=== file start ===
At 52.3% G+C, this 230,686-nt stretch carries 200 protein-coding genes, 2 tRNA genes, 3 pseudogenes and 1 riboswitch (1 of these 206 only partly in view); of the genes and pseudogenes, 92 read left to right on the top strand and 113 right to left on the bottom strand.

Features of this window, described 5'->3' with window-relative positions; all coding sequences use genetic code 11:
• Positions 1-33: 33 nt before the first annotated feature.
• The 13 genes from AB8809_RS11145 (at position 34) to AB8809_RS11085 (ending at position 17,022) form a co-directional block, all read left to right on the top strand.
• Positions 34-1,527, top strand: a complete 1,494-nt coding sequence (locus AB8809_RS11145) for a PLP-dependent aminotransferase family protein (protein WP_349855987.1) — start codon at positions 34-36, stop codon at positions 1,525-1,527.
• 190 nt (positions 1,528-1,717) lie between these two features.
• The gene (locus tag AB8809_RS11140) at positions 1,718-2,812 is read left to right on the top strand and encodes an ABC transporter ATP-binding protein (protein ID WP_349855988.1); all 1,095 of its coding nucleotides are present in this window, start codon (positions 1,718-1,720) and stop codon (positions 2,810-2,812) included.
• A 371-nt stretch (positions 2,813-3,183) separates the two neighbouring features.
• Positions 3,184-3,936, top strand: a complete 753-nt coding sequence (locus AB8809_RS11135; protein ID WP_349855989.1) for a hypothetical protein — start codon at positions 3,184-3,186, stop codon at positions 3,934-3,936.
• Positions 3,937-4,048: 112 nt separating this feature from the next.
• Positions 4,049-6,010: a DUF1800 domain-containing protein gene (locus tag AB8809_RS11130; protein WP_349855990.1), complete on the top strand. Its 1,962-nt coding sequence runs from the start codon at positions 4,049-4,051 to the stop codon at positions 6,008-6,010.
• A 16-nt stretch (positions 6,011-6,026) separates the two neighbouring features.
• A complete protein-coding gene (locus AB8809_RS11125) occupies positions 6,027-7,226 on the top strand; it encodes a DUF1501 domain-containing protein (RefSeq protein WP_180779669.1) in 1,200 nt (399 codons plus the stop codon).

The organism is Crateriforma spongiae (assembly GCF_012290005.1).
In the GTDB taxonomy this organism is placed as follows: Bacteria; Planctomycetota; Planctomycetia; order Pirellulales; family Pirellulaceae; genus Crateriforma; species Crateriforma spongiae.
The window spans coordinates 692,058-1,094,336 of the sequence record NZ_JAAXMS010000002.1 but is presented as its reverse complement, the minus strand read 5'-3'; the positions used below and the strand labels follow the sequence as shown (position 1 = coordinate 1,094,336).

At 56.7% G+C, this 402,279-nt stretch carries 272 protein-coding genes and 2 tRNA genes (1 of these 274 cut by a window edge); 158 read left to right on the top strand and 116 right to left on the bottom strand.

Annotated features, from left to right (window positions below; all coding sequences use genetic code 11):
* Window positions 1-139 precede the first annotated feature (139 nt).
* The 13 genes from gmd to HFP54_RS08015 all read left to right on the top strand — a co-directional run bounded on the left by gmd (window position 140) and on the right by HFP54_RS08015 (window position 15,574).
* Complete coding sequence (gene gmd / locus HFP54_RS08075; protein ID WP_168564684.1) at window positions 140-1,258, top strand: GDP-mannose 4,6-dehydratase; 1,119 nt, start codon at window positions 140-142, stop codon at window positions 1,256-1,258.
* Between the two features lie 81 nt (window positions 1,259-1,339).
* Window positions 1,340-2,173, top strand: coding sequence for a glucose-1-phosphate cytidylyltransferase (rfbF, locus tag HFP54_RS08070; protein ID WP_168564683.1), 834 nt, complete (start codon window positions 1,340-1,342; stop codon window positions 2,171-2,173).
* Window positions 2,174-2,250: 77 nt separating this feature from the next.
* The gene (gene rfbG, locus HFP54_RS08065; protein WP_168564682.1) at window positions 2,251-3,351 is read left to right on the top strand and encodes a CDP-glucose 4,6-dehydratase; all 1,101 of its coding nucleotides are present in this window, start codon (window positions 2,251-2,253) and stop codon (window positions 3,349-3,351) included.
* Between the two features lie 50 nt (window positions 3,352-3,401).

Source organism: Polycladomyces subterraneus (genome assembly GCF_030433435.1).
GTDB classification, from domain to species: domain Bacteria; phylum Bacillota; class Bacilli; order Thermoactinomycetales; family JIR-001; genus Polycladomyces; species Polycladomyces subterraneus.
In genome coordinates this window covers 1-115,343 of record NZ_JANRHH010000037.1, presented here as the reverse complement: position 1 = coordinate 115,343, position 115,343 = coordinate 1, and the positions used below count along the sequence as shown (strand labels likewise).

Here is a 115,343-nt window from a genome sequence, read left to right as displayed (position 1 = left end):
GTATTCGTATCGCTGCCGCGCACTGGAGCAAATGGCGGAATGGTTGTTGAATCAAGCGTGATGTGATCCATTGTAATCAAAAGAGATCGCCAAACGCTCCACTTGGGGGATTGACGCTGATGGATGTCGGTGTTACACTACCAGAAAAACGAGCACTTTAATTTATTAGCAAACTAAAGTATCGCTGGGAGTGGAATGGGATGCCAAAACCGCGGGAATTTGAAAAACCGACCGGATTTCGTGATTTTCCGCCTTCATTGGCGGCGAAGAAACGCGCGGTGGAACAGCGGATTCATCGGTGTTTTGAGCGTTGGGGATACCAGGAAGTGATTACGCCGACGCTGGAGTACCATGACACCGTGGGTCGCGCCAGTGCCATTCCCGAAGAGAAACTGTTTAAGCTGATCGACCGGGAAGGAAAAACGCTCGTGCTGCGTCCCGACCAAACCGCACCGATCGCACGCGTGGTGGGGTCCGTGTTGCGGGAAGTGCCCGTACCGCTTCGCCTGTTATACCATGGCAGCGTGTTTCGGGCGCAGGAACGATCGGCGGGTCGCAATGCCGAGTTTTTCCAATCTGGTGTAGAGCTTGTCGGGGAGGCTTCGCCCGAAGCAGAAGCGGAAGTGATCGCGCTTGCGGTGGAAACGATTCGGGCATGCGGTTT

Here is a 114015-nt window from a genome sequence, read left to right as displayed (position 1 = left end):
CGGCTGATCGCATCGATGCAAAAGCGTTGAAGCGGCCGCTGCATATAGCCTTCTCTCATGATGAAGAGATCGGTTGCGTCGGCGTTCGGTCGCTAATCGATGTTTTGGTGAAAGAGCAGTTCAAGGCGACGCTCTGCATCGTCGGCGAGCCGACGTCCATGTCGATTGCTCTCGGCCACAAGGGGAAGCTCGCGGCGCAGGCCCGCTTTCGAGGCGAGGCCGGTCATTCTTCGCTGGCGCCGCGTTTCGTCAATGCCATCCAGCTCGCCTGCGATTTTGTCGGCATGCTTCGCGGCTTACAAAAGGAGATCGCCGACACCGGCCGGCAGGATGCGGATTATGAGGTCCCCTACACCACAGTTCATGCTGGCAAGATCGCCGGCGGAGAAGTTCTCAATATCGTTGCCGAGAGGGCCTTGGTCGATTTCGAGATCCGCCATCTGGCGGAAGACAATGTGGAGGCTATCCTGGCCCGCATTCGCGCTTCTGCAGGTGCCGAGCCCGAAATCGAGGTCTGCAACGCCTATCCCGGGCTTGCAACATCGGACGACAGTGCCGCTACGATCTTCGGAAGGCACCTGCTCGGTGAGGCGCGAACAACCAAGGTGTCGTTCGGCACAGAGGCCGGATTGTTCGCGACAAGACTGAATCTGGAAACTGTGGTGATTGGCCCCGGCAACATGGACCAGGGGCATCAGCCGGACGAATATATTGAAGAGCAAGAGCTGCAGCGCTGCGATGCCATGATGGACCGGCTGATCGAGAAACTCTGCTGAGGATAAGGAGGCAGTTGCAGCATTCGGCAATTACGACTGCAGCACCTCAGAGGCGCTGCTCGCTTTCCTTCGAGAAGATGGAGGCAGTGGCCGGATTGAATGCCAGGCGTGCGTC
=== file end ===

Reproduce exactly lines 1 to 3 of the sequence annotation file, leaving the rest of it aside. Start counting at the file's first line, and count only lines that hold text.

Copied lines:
At 52.3% G+C, this 230,686-nt stretch carries 200 protein-coding genes, 2 tRNA genes, 3 pseudogenes and 1 riboswitch (1 of these 206 only partly in view); of the genes and pseudogenes, 92 read left to right on the top strand and 113 right to left on the bottom strand.

Features of this window, described 5'->3' with window-relative positions; all coding sequences use genetic code 11:
• Positions 1-33: 33 nt before the first annotated feature.